jholverstott: A Shade unDifferent: Latent Bullying and ASD, the Epidemic Grows

Most of what I have read in the literature suggests that anti-bullying campaigns are ineffective, at best, and potentially damaging, at worst. Kid with ASDs are a tricky audience, regardless. They are kind, too kind to stand up for themselves with the empowered and sometimes sassy words that stand down a bully. They are not equipped to recognize the savviness of cyber- and mobile-bullying, with its faceless and nameless tactics. They are primed targets because they want so desperately to believe in others, to believe in a friend, to have a friend. They are cyclical victims because of the flaws of the system that shields them; “tattle” and enlarge the target.

Guest Post from Jesse the K: Voting Opportunities and Mechanics

Jesse the K hopes you can take a disabled feminist to tea this month. Her previous guest post was Making Space for Wheelchairs and Scooters.

There are many things we can do to improve everyone’s lives. Voting is not the only thing, but it sure is easy to do. Many have given their health, their peace of mind, and their lives for the right to exercise the franchise. If you live in the U.S., join me1 and head on down to the polls in your municipality this coming Tuesday.

And while you’re there, you might be wondering, “Gee, just how do people with disabilities vote?” As it happens, I know a little about this.

Description is below text
CAPTION: laptop size plastic machine with letter-size screen. Woman using powerchair, wearing purple hat and favorite2 purple jacket feeds ballot into slot below screen.

One decent result from the G.W.Bush administration was that the voting process must be independently accessible to people with disabilities. Before then, most people with disabilities would enlist the assistance of a helper where needed. Then they’d vote absentee (returning the ballot in the mail) or bring the helper into the voting booth on the day. I remember assisting a blind person with a mechanical voting machine–a lever for each name! Xe jested that it was a refreshing change to depend on someone with whose politics xe was unsure (as opposed to xir long-time partner), and yet the joke had a bit of a sting to it.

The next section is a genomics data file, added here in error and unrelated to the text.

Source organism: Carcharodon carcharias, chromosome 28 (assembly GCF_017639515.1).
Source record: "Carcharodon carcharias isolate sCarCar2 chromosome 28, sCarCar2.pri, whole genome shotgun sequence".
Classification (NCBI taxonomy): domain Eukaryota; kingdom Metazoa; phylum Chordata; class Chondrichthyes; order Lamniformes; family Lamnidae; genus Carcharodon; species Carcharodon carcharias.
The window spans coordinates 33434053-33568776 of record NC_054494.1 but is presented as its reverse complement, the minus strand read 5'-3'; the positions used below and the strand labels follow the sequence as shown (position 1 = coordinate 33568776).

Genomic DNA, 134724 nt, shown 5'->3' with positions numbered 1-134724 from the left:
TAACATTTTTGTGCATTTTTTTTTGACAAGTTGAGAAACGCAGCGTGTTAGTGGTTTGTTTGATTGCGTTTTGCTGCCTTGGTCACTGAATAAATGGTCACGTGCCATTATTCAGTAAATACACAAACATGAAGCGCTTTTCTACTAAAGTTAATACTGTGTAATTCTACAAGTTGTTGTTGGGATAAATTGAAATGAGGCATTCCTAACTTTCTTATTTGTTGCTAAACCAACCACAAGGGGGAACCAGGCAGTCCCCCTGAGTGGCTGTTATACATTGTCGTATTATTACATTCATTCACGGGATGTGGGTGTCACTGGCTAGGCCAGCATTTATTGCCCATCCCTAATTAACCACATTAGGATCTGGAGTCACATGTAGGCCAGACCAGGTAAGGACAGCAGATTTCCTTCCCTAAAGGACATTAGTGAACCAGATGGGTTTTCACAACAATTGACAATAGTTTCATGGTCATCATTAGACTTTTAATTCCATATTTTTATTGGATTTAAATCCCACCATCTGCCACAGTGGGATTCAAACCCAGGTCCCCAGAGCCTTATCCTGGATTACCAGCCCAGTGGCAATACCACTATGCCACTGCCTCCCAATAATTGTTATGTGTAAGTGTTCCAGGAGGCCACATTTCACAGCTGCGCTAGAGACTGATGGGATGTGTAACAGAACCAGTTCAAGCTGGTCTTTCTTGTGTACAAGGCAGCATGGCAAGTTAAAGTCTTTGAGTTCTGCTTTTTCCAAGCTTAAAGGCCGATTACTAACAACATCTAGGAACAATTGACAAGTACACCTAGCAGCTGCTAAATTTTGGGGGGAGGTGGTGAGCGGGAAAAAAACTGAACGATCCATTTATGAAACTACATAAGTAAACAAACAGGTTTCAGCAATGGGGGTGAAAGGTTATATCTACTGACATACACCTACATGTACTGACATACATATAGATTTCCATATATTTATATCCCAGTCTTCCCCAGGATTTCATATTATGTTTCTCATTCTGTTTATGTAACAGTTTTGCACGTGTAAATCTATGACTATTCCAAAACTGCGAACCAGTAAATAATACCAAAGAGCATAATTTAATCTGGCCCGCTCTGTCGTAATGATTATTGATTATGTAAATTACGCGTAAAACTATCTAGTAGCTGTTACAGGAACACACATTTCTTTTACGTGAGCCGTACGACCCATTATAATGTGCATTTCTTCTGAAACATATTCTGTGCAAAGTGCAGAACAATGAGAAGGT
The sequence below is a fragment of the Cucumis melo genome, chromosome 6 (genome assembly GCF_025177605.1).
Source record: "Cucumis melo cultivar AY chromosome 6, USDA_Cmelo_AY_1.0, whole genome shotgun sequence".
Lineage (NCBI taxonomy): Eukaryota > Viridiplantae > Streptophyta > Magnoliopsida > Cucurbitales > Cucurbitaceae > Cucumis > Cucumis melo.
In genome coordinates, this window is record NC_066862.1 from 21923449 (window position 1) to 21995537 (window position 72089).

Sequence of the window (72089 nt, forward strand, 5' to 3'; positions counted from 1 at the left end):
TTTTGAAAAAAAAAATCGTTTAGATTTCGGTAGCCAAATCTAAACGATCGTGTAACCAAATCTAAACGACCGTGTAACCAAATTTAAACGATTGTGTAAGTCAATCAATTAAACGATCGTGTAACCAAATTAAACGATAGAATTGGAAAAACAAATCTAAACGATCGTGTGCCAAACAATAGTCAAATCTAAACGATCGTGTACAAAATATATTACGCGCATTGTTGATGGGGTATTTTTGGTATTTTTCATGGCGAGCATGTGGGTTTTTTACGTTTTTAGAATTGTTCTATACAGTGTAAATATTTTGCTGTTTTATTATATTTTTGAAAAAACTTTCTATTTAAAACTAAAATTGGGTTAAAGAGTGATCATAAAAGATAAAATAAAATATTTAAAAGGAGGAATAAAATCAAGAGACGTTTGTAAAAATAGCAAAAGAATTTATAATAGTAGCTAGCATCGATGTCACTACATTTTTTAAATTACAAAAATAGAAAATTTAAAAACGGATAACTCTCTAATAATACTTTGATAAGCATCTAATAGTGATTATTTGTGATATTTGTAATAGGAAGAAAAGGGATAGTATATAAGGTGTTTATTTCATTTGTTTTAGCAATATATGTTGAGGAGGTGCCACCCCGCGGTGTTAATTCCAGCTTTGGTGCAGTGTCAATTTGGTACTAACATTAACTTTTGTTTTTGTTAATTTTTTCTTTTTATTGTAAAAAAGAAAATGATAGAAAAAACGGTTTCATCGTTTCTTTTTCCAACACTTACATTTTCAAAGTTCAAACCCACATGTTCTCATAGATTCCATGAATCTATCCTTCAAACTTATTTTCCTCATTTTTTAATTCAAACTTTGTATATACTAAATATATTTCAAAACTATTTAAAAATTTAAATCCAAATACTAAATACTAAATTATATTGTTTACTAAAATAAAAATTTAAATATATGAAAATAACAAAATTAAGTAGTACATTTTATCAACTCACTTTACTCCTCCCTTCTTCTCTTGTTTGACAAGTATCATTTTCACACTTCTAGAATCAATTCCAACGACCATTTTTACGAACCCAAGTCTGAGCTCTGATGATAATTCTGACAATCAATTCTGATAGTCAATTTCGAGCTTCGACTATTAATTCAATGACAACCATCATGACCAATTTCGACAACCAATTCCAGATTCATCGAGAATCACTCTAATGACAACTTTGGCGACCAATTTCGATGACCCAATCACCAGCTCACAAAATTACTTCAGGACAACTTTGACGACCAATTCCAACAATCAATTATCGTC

Reflecting strong republican sentiment in the U.S., voting is controlled at the lowest possible administrative level. Voting techniques vary widely from state to state (sometimes city to county). In Wisconsin you can register to vote five minutes before casting your ballot, but in some states you must register 30 days in advance. But since I can now depend on getting my power wheelchair into the polling place, it seemed like a good year to volunteer as a poll worker. I went to the “new election official in Madison” training today [Editor’s note – October 28].

Two points up front:
1. I wasn’t expecting the disablist training, so I wasn’t taking verbatim notes. I could not swear to any of the following in court; as far as the essential drift, I do believe I’m correct and I heard the trainer acknowledge this. (Memo to self: take notes on life.)
2. I am not hosting a discussion of the political or technical validity and/or vulnerability of voting machines. (For the record, I support 3b; it works for us in Wisconsin, which used to be an exemplar of clean politics.)

When our trainer finished walking us through the various elements of a correctly marked ballot, I raised my hand and said, “And then there’s another way to mark the ballot, right, with the accessible voting machine?” Her response began with a non-verbal eye-roll, which I interpreted as ‘yipes, why did she bring this up?’ Then, she spoke aloud “Yes, that’s right. The accessible voting machine is challenging and we’ll get to that later.”

3. Since she never did do a decent job, let me tell you a bit about accessible voting. The access depends in part on the underlying voting technology. Either
a) Everybody votes using a machine.
In this case, one of the machines needs to supply large print, speech output (usually to headphones), touch screen input (no grip required), single-switch input (more details below) and various other hardware “hooks” to the wide variety of assistive tech in use today.
b) Everybody marks a paper ballot, then feeds the marked ballot into a tabulator (a tallying box like the dollar-bill slot on a vending machine).